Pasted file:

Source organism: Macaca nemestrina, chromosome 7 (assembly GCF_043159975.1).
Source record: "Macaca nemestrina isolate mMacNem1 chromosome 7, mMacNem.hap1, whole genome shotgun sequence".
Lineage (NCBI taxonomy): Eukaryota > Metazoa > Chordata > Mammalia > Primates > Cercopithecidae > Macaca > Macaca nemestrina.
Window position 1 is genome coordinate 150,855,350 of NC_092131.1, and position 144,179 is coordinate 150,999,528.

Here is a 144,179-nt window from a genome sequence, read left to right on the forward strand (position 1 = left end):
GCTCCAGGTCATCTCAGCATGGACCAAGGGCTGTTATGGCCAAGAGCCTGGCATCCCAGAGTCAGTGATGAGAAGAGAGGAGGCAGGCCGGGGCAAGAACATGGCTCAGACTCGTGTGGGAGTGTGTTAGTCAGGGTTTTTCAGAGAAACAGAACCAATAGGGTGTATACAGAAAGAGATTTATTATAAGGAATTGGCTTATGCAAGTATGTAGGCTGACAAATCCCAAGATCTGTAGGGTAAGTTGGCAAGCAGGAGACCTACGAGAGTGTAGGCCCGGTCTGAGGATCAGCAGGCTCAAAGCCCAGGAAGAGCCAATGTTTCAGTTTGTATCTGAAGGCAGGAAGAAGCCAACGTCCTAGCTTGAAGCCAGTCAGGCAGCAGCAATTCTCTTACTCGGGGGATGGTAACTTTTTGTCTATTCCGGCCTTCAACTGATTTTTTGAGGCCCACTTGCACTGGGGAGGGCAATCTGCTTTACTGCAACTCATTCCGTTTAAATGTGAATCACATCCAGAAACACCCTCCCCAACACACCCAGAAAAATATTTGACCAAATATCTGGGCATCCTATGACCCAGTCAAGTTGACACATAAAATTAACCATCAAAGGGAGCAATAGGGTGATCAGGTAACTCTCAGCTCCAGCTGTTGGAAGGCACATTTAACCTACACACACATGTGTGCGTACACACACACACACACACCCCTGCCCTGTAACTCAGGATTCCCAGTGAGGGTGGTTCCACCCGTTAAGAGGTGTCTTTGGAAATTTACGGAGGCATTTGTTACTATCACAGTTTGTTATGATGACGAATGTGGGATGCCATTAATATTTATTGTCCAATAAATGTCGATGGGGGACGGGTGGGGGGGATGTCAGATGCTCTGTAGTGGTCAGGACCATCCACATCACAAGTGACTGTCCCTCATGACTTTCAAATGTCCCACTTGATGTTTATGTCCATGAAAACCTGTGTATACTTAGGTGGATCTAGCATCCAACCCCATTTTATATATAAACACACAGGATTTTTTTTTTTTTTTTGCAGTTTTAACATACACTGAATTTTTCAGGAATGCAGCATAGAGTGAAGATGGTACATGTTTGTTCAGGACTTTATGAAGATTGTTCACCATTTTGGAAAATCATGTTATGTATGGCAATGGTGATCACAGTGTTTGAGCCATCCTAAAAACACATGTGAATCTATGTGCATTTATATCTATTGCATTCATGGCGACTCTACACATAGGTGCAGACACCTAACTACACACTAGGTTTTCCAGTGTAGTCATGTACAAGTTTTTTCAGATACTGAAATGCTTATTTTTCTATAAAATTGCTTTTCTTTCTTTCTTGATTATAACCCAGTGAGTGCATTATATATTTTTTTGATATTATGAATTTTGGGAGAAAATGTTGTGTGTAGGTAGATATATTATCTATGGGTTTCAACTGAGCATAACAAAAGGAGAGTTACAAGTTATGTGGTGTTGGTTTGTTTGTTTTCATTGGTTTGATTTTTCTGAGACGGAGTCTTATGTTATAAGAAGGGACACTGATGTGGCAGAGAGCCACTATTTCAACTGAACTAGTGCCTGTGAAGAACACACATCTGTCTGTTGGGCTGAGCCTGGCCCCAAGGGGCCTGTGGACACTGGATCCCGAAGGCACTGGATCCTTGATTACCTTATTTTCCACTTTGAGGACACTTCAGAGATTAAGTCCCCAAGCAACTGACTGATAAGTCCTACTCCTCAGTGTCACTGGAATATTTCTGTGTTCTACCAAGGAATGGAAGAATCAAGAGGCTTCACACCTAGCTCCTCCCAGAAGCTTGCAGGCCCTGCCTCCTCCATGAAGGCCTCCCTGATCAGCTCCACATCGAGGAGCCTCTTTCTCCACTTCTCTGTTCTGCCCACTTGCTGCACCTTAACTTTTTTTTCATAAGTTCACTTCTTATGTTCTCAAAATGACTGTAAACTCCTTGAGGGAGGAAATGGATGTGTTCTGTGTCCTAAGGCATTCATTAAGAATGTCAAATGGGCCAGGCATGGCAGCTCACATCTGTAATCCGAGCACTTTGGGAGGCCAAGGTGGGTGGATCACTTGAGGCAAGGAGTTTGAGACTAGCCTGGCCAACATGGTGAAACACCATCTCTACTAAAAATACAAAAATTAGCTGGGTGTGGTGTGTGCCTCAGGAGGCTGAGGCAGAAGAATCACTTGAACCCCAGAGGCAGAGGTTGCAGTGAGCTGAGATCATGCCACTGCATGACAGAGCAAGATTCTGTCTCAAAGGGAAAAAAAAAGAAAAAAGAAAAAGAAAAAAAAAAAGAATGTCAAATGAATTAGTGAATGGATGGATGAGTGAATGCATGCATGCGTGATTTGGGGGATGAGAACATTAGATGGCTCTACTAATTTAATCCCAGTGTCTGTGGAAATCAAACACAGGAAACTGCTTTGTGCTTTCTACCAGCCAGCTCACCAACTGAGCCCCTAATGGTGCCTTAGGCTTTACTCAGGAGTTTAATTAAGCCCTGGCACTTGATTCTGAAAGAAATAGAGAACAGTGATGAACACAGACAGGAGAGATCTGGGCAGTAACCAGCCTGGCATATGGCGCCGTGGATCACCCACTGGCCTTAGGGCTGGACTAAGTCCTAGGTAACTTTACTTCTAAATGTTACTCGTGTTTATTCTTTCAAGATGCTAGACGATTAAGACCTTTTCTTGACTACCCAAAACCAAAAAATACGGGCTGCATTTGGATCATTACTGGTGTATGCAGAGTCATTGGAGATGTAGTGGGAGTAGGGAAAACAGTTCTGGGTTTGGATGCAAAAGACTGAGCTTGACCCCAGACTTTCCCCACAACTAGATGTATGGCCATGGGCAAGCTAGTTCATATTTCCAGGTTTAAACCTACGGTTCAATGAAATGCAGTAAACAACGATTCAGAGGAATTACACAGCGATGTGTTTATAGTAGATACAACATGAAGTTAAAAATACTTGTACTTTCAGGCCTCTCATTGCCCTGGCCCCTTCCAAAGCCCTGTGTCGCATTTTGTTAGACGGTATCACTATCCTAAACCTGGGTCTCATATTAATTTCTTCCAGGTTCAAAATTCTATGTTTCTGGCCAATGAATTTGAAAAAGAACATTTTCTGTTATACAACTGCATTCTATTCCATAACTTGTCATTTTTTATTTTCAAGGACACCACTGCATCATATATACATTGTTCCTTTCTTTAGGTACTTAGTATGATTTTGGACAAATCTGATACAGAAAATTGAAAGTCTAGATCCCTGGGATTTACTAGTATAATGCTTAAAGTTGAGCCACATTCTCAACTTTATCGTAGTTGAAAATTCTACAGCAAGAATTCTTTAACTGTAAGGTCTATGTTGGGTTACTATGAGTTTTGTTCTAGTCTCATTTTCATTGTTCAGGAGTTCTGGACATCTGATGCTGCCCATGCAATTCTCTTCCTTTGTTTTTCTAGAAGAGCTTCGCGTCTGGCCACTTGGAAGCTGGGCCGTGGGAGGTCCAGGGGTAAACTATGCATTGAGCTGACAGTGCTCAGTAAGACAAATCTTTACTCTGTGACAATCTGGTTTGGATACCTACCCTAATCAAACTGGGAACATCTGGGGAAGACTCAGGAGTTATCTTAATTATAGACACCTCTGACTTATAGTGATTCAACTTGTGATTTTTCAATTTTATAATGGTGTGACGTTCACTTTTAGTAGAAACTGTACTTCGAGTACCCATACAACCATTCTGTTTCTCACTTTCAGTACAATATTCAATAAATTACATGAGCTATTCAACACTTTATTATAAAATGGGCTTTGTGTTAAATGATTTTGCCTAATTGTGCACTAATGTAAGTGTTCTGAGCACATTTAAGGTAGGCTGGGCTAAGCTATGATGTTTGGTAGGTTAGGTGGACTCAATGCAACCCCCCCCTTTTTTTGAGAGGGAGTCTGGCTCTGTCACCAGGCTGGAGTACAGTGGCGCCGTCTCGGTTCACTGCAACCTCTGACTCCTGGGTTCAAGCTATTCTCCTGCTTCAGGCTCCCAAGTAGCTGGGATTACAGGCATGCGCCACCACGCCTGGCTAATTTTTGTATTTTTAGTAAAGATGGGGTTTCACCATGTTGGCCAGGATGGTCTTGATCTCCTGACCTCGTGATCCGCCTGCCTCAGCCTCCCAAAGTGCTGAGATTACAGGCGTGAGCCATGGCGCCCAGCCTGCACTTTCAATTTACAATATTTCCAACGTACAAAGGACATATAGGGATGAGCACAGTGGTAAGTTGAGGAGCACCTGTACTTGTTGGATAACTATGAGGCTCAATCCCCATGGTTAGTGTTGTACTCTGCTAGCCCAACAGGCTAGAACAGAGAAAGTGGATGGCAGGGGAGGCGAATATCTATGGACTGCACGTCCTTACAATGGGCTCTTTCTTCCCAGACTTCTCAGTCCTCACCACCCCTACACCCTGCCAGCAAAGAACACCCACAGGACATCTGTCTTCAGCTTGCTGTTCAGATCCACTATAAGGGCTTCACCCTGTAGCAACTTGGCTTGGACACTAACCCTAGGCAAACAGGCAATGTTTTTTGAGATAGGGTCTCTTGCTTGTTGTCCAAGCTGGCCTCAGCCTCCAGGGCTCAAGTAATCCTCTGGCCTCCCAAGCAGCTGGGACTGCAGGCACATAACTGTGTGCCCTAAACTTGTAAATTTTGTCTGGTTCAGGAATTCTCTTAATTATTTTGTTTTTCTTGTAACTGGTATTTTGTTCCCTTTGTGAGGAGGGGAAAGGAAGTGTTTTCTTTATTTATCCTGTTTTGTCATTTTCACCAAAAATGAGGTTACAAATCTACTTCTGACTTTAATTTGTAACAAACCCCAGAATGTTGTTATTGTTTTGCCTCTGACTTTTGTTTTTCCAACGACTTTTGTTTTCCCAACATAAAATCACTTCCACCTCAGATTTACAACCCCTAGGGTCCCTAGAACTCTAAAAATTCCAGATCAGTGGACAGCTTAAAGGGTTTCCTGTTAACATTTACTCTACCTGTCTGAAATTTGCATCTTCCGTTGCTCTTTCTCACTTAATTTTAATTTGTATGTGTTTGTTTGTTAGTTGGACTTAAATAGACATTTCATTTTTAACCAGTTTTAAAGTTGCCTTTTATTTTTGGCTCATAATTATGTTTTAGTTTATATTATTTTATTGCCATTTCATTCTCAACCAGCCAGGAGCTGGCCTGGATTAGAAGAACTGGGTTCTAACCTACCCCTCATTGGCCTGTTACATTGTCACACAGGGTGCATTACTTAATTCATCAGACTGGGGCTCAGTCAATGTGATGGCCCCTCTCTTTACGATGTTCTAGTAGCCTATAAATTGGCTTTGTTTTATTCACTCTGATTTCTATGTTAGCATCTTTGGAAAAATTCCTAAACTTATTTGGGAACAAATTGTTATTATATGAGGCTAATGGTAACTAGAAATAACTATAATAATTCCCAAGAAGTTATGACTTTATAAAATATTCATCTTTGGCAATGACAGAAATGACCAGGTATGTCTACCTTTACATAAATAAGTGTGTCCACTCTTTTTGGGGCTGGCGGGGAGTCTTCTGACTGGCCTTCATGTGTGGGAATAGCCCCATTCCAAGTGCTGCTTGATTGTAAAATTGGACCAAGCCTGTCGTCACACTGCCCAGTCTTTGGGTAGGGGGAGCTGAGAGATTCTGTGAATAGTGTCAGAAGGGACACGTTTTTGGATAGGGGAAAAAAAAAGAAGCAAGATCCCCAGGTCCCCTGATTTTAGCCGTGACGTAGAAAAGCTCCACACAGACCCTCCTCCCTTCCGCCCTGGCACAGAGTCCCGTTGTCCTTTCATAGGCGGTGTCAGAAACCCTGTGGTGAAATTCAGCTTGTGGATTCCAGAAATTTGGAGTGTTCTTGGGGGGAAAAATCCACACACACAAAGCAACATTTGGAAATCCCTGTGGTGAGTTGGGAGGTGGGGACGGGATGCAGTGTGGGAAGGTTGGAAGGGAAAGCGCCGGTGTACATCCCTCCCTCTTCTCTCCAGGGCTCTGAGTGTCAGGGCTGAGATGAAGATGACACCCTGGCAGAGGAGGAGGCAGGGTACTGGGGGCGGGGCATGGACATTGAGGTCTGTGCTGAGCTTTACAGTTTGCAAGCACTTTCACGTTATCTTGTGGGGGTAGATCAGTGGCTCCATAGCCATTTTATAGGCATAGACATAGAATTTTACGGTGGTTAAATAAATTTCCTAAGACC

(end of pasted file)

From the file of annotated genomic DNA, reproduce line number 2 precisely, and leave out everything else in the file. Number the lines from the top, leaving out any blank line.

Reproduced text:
Source record: "Macaca nemestrina isolate mMacNem1 chromosome 7, mMacNem.hap1, whole genome shotgun sequence".